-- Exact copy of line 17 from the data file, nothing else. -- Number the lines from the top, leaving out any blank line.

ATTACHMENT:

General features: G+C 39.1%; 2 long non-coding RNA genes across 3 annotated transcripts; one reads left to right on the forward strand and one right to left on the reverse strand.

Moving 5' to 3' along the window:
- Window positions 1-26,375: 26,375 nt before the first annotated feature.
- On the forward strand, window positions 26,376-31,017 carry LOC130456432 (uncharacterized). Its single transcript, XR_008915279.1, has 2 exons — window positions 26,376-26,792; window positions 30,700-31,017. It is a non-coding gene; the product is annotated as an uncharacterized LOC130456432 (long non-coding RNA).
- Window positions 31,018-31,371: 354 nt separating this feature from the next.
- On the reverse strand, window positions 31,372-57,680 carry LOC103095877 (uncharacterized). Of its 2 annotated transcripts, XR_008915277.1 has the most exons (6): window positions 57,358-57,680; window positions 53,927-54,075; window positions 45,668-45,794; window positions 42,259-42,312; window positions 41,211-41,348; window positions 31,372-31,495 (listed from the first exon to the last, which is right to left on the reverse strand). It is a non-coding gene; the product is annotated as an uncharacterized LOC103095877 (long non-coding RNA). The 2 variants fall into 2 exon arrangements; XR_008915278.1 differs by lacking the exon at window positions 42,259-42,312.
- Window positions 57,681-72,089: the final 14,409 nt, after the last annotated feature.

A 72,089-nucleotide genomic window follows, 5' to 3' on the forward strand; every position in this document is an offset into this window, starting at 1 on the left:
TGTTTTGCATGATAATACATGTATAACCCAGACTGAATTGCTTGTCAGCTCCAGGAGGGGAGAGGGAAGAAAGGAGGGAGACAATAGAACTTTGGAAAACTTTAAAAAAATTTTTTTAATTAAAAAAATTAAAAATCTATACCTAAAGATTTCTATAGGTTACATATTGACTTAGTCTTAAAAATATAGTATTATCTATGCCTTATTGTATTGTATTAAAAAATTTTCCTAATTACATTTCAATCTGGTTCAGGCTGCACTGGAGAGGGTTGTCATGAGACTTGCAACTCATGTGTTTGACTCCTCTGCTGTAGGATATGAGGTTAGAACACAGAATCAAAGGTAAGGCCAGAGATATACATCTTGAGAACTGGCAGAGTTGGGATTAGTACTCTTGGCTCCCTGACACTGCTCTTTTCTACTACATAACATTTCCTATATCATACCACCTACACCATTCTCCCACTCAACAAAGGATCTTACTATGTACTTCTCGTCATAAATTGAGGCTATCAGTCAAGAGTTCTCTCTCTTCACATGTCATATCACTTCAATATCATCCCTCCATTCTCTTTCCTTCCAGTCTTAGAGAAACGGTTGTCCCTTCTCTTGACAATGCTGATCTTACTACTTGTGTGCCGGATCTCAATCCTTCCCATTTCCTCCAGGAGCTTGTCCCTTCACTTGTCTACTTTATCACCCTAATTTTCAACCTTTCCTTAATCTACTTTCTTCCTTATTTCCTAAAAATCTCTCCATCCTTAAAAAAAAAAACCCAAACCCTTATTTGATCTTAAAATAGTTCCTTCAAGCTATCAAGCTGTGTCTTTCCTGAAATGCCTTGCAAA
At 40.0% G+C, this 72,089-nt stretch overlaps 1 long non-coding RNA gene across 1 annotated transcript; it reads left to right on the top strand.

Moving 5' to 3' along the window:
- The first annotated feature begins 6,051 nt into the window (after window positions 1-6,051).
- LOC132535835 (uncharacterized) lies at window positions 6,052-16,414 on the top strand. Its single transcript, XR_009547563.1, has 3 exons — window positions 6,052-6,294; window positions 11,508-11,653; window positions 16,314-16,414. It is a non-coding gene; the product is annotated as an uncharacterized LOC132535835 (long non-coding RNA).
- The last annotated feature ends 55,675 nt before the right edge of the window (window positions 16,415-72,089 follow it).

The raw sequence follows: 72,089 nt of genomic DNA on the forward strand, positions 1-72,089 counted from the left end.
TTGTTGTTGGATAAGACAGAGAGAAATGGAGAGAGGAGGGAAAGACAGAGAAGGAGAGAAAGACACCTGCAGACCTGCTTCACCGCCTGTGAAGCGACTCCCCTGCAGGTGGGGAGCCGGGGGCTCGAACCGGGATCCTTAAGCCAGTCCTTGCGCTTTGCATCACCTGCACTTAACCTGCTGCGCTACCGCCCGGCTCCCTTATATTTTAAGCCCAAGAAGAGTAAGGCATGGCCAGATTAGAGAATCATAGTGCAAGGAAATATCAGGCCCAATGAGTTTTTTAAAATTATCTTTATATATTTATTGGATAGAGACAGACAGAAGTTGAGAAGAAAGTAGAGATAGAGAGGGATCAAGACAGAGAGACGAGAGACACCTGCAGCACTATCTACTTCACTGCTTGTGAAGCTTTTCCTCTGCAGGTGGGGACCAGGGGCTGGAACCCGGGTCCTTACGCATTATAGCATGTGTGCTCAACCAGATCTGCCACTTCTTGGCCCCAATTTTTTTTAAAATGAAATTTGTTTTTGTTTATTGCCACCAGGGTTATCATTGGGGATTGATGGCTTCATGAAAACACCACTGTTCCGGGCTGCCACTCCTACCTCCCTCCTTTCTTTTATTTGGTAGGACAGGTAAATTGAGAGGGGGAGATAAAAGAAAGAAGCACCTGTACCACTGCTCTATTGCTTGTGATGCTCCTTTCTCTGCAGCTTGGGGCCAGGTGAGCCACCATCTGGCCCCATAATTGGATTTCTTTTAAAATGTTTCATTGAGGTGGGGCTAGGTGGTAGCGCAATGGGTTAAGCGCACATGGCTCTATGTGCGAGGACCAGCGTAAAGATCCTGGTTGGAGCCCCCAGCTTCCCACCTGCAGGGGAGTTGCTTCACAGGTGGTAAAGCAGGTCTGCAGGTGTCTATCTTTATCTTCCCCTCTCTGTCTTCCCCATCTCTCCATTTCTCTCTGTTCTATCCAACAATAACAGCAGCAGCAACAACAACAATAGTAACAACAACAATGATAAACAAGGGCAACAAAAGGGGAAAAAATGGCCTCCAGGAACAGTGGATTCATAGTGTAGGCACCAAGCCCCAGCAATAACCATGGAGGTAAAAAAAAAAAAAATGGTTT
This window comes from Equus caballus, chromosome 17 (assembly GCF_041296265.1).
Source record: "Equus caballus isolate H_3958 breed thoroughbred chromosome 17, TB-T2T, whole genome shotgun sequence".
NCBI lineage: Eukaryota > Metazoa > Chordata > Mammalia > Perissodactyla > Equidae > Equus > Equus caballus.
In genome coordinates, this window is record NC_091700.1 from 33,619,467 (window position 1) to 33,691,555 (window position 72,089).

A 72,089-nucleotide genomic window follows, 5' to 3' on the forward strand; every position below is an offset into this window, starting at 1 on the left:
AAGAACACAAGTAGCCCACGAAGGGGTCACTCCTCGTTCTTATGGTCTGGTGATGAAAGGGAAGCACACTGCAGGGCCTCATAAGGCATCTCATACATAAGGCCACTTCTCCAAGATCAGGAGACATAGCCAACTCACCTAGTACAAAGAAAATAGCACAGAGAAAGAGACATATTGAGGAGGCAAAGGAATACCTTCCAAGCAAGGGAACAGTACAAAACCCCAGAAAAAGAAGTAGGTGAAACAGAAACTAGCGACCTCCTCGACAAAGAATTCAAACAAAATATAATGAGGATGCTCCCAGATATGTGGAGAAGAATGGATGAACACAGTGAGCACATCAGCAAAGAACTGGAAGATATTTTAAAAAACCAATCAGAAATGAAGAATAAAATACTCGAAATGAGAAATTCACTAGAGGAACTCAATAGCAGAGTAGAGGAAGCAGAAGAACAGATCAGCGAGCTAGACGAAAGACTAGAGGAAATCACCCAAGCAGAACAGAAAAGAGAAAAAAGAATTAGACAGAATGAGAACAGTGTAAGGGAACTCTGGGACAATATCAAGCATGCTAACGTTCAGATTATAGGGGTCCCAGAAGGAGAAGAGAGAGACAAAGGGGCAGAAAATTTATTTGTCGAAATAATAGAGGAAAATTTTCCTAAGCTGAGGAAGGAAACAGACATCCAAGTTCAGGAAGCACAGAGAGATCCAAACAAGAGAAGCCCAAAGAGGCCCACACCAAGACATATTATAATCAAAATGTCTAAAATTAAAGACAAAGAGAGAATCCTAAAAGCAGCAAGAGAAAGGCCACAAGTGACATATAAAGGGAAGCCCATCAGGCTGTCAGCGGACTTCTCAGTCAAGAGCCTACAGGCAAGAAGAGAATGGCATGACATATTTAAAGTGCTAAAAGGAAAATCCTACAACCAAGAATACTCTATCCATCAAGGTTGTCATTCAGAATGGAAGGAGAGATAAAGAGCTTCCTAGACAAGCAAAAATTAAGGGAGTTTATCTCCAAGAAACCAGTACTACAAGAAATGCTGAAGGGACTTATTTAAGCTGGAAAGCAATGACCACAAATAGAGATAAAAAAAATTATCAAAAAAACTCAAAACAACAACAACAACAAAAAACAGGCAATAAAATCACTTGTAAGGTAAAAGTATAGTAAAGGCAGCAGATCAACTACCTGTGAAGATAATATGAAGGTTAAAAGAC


This window comes from Equus caballus, chromosome 17 (assembly GCF_041296265.1).